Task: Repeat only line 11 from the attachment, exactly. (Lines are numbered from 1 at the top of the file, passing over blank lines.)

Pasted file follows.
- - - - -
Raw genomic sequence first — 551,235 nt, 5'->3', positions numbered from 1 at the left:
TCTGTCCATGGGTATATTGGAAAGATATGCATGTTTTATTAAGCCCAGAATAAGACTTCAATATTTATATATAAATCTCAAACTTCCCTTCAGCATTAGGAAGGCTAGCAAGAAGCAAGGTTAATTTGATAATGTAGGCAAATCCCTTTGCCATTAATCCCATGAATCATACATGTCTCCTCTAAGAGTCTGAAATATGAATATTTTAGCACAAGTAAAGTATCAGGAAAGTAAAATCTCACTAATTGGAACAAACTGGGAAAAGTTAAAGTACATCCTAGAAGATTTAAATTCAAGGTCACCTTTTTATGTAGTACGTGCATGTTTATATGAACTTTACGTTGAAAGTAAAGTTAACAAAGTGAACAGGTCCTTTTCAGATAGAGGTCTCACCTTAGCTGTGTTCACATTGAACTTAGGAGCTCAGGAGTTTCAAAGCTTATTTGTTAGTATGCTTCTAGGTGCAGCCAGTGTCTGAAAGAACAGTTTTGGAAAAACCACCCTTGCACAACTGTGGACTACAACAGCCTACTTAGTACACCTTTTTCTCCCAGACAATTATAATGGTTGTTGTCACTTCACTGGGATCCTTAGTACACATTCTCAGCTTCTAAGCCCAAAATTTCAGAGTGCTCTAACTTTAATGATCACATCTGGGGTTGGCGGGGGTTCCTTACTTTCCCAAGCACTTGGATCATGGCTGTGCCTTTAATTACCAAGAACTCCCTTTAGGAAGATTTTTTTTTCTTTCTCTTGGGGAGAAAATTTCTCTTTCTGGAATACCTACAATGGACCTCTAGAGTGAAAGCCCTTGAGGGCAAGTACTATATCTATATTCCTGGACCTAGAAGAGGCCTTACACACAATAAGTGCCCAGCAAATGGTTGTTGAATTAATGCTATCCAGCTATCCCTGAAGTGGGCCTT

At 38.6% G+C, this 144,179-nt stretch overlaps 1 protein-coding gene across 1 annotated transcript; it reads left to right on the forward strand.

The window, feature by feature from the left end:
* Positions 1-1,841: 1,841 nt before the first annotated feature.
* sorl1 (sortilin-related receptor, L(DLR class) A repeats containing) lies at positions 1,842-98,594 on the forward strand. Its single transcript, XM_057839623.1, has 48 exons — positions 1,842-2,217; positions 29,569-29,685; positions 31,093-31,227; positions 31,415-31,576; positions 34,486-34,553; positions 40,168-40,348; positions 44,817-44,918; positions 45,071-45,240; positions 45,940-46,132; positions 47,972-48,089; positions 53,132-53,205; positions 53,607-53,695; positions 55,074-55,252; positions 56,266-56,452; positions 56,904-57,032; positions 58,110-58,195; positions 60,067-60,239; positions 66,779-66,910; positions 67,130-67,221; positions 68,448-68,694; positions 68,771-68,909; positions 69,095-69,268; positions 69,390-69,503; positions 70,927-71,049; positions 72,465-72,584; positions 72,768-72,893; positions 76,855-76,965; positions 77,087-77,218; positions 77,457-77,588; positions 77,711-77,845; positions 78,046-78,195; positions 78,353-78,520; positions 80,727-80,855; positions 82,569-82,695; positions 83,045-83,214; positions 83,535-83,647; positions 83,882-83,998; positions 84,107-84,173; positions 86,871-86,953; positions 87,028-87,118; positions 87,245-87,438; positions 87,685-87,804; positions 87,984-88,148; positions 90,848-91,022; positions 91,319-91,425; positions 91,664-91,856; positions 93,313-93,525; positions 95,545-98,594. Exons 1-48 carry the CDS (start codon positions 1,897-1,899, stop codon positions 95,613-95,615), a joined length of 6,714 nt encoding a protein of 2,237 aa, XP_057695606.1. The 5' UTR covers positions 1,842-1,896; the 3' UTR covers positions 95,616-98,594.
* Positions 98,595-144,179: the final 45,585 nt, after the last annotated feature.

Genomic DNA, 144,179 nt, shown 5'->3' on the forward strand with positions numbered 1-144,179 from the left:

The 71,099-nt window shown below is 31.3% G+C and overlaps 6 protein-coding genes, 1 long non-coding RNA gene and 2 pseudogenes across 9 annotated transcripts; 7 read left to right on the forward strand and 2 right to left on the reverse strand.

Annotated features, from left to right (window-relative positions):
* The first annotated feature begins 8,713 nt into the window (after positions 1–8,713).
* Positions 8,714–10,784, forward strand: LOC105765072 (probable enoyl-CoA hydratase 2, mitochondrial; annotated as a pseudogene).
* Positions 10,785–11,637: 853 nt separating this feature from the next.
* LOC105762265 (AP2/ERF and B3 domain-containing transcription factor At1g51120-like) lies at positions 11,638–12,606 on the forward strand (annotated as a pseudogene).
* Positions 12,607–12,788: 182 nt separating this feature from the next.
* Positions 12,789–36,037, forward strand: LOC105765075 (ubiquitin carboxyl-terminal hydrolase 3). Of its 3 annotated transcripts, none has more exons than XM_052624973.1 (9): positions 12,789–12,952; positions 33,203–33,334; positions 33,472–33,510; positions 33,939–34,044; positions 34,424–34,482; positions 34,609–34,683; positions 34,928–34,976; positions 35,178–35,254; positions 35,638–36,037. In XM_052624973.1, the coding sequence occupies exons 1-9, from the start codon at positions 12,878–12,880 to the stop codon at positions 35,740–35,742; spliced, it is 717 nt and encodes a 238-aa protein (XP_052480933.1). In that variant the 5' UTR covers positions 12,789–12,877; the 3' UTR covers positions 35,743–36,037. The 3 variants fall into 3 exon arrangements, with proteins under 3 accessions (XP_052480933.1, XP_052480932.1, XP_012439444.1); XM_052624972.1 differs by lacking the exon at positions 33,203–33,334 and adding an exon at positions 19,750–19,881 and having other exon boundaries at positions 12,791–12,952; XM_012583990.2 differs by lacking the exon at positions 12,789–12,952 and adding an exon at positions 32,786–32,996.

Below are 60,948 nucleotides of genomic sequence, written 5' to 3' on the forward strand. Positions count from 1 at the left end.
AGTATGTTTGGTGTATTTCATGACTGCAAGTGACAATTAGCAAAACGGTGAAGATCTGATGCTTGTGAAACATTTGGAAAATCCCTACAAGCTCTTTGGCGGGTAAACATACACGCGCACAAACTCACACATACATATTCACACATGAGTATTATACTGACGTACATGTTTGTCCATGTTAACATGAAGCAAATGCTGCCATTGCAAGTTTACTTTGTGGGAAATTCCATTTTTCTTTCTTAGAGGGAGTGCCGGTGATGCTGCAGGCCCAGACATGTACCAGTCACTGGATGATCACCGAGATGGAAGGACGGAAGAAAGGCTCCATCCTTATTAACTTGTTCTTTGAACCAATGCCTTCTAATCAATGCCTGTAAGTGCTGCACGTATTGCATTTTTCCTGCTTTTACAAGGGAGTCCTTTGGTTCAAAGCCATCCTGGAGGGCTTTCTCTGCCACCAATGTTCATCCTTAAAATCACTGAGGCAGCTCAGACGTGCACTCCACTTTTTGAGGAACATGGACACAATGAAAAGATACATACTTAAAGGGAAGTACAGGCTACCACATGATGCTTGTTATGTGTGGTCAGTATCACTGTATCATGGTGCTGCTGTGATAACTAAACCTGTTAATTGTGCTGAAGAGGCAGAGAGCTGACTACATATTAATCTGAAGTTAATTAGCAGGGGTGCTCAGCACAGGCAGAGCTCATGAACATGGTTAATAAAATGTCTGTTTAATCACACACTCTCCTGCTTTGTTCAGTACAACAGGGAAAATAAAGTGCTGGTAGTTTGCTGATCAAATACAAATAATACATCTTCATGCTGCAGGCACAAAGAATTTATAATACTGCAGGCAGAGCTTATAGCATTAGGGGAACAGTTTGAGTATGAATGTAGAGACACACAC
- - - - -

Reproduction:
* The first annotated feature begins 8,713 nt into the window (after positions 1–8,713).